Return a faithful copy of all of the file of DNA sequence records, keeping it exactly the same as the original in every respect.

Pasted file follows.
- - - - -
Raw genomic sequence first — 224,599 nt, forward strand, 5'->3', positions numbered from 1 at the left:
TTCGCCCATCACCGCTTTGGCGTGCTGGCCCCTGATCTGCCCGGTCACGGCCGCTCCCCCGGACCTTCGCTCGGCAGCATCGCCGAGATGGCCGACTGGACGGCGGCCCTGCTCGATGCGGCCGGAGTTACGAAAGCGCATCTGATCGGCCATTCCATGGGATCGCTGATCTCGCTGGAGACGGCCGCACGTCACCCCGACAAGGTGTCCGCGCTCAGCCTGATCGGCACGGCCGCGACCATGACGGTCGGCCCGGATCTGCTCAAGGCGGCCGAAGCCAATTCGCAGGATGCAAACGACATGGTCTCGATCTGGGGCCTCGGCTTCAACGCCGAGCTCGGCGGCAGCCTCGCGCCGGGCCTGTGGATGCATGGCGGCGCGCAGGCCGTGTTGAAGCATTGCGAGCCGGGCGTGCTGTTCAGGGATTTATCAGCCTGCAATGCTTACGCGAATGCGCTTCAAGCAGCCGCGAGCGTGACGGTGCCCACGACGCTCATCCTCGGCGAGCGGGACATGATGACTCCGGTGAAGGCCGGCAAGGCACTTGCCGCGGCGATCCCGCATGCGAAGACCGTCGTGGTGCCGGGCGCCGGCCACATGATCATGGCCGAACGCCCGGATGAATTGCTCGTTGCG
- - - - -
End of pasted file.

Raw genomic sequence first — 224,599 nt, forward strand, 5'->3', positions numbered from 1 at the left:
TTCGCCCATCACCGCTTTGGCGTGCTGGCCCCTGATCTGCCCGGTCACGGCCGCTCCCCCGGACCTTCGCTCGGCAGCATCGCCGAGATGGCCGACTGGACGGCGGCCCTGCTCGATGCGGCCGGAGTTACGAAAGCGCATCTGATCGGCCATTCCATGGGATCGCTGATCTCGCTGGAGACGGCCGCACGTCACCCCGACAAGGTGTCCGCGCTCAGCCTGATCGGCACGGCCGCGACCATGACGGTCGGCCCGGATCTGCTCAAGGCGGCCGAAGCCAATTCGCAGGATGCAAACGACATGGTCTCGATCTGGGGCCTCGGCTTCAACGCCGAGCTCGGCGGCAGCCTCGCGCCGGGCCTGTGGATGCATGGCGGCGCGCAGGCCGTGTTGAAGCATTGCGAGCCGGGCGTGCTGTTCAGGGATTTATCAGCCTGCAATGCTTACGCGAATGCGCTTCAAGCAGCCGCGAGCGTGACGGTGCCCACGACGCTCATCCTCGGCGAGCGGGACATGATGACTCCGGTGAAGGCCGGCAAGGCACTTGCCGCGGCGATCCCGCATGCGAAGACCGTCGTGGTGCCGGGCGCCGGCCACATGATCATGGCCGAACGCCCGGATGAATTGCTCGTTGCG